Yet Iran's position on al-Sadr is unclear. It has formally said it wants to see stability in Iraq and does not support any militia force.
Iranian political analysts, however, say hard-liners in Iran may secretly want to stir the violence in Iraq to prevent the formation of a powerful Shiite center in Najaf, which could overshadow the religious leadership role of Qum.
"The news had such a negative impact in Qum that Ayatollah Haeri was forced to withdraw his support for Mr. Sadr," Qabel said.
The rivalry between Asia’s two biggest countries has extended into outer space. After India’s landing of its Chandrayaan-3 rover on the moon last month — becoming the first country to put a spacecraft near the lunar south pole and breaking China’s record for the southernmost lunar landing — a top Chinese scientist has said claims about the accomplishment are overstated. Ouyang Ziyuan (歐陽自遠), lauded as the father of China’s lunar exploration program, told the Chinese-language Science Times newspaper that the Chandrayaan-3 landing site, at 69 degrees south latitude, was nowhere close to the pole, defined as between 88.5 and 90 degrees. On Earth,
SCIENTIFIC TREASURE: Preserved building blocks from the dawn of our solar system, the samples would help scientists better understand how the Earth and life formed NASA’s first asteroid samples fetched from deep space on Sunday parachuted into the Utah desert to cap a seven-year journey. In a flyby of Earth, the Osiris-Rex spacecraft released the sample capsule from 100,000km out. The small capsule landed four hours later on a remote expanse of military land, as the ship set off after another asteroid. “We have touchdown,” mission recovery operations announced, immediately repeating the news since the landing occurred three minutes early. Officials later said the orange striped parachute opened four times higher than anticipated — at about 6,100m — basing it on the deceleration rate. To everyone’s relief, the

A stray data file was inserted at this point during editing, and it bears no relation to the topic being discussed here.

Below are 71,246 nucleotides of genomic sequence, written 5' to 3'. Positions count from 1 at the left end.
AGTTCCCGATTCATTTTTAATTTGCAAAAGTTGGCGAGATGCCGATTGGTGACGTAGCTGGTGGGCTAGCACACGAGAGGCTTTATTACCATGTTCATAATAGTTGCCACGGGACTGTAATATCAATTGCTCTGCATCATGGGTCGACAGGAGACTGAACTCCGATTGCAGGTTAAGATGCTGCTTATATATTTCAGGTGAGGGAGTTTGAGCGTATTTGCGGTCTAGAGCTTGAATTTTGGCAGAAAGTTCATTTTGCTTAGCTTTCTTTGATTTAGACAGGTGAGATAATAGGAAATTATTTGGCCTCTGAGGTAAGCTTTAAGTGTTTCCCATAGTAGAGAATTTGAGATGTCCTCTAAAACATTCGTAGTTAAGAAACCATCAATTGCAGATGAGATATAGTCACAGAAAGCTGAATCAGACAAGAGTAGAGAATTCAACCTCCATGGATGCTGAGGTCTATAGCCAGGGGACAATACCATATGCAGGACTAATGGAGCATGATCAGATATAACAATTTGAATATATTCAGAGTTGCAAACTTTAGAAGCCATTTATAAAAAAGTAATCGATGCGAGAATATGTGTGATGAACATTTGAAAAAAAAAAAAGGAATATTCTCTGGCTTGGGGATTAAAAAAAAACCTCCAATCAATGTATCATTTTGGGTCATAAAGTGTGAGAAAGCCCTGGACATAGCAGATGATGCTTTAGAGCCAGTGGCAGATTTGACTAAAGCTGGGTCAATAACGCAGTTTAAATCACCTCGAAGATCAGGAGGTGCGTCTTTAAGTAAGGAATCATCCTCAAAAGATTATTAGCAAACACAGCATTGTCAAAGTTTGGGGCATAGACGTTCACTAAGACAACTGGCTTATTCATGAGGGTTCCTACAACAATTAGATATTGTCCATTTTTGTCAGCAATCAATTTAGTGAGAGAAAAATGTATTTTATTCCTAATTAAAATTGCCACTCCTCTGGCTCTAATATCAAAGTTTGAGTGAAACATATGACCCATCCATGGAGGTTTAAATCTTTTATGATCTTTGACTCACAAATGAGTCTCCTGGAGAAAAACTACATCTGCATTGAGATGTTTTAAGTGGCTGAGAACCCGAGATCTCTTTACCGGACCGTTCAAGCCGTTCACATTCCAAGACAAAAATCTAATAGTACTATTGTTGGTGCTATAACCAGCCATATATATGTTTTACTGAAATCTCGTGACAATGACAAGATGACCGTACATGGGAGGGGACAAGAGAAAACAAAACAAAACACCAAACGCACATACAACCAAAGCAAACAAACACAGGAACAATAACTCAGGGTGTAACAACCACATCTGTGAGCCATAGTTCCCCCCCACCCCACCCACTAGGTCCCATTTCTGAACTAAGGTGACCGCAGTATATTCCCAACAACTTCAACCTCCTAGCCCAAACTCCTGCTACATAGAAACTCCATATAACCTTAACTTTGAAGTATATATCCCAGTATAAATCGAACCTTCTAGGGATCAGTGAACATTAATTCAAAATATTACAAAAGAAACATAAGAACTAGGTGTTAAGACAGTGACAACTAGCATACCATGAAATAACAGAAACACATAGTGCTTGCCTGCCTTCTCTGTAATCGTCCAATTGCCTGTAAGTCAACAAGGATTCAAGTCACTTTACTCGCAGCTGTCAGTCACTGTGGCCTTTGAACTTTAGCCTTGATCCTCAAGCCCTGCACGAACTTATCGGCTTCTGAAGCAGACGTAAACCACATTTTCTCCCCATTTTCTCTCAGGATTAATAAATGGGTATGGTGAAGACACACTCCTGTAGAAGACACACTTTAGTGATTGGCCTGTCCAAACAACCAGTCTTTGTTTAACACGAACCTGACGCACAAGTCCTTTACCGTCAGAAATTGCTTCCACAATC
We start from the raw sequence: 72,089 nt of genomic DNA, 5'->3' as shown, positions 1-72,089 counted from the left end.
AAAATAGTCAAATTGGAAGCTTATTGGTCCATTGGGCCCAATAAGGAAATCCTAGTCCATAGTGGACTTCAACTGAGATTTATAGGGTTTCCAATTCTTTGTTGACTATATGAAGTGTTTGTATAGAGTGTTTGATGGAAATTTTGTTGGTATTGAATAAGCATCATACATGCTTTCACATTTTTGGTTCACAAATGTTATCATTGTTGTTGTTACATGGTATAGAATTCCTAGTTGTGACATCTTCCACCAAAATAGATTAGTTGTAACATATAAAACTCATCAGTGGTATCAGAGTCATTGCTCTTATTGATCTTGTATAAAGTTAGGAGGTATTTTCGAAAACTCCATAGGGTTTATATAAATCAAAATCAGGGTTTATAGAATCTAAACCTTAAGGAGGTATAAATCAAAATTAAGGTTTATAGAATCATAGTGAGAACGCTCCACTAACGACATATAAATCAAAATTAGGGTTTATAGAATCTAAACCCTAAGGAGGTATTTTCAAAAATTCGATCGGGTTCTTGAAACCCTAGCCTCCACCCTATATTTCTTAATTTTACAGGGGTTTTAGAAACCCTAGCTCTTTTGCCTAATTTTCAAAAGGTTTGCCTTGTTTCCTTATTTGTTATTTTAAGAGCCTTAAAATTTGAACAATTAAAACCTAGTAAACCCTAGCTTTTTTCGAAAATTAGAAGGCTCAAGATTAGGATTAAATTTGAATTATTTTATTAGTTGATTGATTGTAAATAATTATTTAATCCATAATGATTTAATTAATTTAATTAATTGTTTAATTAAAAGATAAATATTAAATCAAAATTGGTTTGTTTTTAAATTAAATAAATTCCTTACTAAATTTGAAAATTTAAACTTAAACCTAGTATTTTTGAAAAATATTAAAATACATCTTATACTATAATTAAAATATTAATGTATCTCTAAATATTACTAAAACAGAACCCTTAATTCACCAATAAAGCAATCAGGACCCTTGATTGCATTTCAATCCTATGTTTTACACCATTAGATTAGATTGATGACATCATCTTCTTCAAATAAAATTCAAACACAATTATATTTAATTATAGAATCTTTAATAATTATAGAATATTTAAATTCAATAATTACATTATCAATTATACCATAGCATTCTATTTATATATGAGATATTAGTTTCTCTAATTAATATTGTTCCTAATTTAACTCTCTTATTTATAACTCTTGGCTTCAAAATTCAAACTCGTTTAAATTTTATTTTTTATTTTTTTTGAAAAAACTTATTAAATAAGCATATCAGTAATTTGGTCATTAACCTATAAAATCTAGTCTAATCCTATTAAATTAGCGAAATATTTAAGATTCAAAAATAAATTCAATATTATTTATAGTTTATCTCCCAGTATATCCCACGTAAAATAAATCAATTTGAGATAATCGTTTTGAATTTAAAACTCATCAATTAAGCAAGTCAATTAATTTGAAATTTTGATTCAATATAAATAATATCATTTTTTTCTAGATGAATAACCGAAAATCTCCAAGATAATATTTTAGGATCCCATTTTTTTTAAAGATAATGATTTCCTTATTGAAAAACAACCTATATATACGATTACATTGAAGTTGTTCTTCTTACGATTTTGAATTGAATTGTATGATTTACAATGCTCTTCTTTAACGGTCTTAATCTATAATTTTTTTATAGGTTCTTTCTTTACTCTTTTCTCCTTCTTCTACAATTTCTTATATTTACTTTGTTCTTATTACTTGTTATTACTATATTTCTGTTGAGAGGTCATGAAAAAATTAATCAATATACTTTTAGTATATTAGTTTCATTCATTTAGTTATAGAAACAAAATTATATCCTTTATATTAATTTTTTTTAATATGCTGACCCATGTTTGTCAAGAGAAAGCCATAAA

Venezuela’s Tocoron prison was like a town all unto itself, boasting restaurants, a pool, a zoo, a playground for inmates’ kids and so much more as a powerful gang ruled the roost, using the facility as a criminal operations center. “Steak House. Enjoy,” read a sign on the wall of one of the restaurants in the prison, which thousands of soldiers and police stormed this week. Tocoron is empty of the 1,600 prisoners who lived here and have been moved elsewhere. Gone is the gang that controlled it — Tren de Aragua, which has tentacles in various Latin American countries. “Life was nicer
A little-known former shipping executive and ex-Goldman Sachs trader on Sunday pulled off one of the biggest upsets in Greek political history after winning the leadership of SYRIZA, the main opposition party. Stefanos Kasselakis, 35, is a self-styled self-made entrepreneur who says he wants to promote transparency, boost labor and social rights, speed up justice, and eliminate perks for bankers and politicians. Picking up more than 56 percent of the vote based on preliminary results, he defeated four other candidates — three of them prominent SYRIZA former ministers — after a whirlwind campaign mostly waged on social media. “We want a Greece where